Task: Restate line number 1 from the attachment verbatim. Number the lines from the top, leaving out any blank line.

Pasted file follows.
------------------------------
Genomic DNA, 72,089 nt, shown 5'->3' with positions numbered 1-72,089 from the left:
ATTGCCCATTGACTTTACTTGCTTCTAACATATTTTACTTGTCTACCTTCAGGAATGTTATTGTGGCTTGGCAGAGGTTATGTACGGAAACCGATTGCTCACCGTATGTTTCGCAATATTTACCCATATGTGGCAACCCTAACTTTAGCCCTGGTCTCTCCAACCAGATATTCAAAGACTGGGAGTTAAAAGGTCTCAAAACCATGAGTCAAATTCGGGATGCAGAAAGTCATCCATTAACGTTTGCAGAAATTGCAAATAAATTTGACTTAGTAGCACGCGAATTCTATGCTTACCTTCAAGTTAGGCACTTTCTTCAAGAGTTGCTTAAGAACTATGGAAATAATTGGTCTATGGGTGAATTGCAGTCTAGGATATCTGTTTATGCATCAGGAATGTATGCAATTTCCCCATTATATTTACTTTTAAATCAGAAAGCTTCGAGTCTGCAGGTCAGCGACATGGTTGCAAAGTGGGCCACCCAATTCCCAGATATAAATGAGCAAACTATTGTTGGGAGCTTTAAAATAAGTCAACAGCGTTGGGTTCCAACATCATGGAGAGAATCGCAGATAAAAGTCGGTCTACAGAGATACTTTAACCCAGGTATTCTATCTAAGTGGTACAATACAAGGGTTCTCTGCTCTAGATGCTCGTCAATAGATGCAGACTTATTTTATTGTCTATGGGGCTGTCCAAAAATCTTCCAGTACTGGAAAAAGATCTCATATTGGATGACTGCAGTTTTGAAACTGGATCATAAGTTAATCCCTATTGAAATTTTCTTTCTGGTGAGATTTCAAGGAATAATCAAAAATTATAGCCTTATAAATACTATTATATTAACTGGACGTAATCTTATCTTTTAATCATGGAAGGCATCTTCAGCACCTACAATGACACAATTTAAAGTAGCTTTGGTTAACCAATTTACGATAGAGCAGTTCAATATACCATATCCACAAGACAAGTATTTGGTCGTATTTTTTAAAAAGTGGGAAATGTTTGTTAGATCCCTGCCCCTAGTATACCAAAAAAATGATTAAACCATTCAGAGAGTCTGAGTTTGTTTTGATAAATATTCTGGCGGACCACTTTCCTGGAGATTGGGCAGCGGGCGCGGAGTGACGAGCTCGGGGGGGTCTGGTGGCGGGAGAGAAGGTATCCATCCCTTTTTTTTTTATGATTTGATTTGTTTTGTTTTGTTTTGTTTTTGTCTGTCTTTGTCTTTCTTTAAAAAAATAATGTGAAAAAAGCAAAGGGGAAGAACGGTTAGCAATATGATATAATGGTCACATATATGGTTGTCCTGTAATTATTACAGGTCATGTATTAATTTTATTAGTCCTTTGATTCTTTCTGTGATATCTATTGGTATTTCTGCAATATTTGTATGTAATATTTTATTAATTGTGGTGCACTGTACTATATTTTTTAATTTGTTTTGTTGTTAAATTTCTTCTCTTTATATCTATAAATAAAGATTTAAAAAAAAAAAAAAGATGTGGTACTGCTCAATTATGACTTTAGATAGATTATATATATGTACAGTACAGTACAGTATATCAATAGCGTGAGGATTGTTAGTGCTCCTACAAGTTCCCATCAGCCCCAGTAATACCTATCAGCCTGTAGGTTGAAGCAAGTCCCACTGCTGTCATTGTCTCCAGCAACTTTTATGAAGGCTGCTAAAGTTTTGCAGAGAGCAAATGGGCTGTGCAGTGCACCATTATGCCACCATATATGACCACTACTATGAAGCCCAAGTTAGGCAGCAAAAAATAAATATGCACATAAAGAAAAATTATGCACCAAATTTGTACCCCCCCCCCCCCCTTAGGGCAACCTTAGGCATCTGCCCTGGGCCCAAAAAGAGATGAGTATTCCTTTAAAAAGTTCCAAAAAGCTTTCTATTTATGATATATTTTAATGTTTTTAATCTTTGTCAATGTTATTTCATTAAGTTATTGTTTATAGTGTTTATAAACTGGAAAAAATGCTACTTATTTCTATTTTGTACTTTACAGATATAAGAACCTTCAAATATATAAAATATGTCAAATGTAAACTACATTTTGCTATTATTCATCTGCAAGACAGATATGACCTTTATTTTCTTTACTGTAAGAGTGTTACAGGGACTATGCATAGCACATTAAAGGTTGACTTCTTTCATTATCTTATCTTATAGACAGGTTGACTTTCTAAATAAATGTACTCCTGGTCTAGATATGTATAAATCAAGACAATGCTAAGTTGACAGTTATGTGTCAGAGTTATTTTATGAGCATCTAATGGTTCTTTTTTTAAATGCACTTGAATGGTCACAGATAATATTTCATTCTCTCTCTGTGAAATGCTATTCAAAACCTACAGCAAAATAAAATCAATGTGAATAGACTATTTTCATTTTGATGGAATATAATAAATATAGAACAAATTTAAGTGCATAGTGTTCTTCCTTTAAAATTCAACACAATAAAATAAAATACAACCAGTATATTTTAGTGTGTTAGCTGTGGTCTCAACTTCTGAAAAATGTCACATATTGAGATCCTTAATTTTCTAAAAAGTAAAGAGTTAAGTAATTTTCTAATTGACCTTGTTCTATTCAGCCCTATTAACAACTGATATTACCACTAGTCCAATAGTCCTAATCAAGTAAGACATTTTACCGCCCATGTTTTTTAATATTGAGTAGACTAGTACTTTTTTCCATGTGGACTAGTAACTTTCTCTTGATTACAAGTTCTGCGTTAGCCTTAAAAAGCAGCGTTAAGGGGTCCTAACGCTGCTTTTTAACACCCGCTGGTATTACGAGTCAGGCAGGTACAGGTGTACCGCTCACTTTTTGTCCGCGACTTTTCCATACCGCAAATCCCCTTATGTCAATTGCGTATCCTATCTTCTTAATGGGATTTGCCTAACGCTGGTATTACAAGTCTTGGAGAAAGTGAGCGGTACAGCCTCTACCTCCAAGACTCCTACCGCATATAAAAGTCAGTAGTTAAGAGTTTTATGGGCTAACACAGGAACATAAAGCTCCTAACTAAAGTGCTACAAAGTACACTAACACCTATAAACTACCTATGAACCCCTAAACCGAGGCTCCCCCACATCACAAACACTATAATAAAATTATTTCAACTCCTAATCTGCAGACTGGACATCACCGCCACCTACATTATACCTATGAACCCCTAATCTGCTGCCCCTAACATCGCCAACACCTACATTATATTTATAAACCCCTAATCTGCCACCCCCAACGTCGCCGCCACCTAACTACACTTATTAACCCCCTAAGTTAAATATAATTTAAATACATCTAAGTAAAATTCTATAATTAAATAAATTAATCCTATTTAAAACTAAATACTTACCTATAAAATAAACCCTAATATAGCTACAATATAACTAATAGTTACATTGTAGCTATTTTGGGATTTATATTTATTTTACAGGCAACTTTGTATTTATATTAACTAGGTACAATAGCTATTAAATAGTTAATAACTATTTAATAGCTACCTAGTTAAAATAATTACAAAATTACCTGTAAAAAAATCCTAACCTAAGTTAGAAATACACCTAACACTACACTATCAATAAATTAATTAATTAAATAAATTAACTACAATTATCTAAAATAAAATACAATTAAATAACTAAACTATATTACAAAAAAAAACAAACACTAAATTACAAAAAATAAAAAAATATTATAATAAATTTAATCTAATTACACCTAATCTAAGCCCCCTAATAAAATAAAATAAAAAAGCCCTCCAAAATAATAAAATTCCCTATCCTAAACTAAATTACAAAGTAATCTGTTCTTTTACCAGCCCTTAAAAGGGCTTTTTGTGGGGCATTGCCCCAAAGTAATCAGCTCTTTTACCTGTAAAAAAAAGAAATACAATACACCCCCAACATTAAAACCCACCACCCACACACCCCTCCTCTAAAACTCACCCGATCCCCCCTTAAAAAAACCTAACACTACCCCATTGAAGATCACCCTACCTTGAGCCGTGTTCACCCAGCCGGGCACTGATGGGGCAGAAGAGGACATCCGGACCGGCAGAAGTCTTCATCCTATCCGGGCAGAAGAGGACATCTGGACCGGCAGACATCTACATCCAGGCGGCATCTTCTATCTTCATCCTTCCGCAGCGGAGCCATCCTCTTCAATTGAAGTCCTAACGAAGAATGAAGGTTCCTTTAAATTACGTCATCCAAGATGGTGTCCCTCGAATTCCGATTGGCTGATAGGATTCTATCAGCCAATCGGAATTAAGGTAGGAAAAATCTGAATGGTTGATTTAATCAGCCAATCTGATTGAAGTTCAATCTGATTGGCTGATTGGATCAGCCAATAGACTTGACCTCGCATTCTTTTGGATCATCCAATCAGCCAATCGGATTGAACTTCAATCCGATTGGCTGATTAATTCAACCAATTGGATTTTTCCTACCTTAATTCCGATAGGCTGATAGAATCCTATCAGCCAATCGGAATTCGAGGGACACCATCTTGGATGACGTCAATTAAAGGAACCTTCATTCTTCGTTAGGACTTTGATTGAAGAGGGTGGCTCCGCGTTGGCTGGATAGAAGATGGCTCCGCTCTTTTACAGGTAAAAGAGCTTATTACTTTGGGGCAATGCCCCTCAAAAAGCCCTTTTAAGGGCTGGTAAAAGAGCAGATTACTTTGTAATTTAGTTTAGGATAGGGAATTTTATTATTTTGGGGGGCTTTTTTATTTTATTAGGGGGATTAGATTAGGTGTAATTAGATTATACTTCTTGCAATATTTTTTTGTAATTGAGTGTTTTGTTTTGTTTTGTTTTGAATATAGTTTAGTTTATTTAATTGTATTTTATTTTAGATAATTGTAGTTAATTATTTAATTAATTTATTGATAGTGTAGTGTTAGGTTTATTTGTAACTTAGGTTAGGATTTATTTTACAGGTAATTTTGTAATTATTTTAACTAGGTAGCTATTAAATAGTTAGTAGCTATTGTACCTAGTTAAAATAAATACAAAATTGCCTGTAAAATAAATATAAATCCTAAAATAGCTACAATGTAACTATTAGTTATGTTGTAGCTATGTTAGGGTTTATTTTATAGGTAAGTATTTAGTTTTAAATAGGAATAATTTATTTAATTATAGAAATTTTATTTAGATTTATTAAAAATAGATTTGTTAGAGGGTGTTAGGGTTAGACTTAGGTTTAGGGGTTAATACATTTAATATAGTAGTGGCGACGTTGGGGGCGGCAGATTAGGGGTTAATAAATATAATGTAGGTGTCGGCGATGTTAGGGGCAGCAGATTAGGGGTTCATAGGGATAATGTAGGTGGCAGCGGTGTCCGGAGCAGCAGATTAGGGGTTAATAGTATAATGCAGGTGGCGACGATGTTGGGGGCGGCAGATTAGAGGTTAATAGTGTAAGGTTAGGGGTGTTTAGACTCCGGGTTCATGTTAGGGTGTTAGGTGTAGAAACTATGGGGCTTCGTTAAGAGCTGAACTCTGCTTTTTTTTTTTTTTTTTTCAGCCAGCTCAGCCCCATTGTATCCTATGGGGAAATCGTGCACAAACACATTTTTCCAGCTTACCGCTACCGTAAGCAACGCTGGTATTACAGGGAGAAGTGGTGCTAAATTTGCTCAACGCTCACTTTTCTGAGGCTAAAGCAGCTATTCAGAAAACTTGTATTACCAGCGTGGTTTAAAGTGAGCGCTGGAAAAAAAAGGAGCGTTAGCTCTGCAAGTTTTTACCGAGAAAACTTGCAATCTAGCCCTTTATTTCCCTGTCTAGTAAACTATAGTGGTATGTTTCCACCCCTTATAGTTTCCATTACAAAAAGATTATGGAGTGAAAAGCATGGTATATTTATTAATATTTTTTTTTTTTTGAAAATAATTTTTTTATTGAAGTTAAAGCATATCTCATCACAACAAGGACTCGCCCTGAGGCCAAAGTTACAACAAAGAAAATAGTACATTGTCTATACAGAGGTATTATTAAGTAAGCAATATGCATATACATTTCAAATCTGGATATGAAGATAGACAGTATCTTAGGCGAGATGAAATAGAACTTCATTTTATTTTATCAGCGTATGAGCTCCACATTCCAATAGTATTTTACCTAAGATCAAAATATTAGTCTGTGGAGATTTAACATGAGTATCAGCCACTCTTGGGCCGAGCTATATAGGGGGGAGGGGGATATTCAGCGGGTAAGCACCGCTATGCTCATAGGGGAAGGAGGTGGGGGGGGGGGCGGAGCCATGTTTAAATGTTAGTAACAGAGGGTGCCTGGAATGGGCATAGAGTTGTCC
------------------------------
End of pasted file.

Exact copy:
Genomic DNA, 72,089 nt, shown 5'->3' with positions numbered 1-72,089 from the left: